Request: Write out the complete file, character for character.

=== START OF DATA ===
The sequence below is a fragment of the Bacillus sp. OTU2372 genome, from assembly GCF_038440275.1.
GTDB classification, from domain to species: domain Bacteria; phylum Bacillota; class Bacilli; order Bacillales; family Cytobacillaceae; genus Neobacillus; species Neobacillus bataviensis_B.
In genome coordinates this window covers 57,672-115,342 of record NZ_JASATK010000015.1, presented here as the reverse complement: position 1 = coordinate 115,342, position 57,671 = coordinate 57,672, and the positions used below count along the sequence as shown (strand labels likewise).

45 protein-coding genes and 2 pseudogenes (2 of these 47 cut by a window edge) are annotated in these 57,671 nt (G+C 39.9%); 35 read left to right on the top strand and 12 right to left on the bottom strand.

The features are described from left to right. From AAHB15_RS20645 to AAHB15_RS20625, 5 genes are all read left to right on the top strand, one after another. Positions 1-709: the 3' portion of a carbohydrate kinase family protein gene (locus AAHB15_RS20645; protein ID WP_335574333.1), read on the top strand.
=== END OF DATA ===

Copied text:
The sequence below is a fragment of the Bacillus sp. OTU2372 genome, from assembly GCF_038440275.1.
GTDB classification, from domain to species: domain Bacteria; phylum Bacillota; class Bacilli; order Bacillales; family Cytobacillaceae; genus Neobacillus; species Neobacillus bataviensis_B.
In genome coordinates this window covers 57,672-115,342 of record NZ_JASATK010000015.1, presented here as the reverse complement: position 1 = coordinate 115,342, position 57,671 = coordinate 57,672, and the positions used below count along the sequence as shown (strand labels likewise).

45 protein-coding genes and 2 pseudogenes (2 of these 47 cut by a window edge) are annotated in these 57,671 nt (G+C 39.9%); 35 read left to right on the top strand and 12 right to left on the bottom strand.

The features are described from left to right. From AAHB15_RS20645 to AAHB15_RS20625, 5 genes are all read left to right on the top strand, one after another. Positions 1-709: the 3' portion of a carbohydrate kinase family protein gene (locus AAHB15_RS20645; protein ID WP_335574333.1), read on the top strand.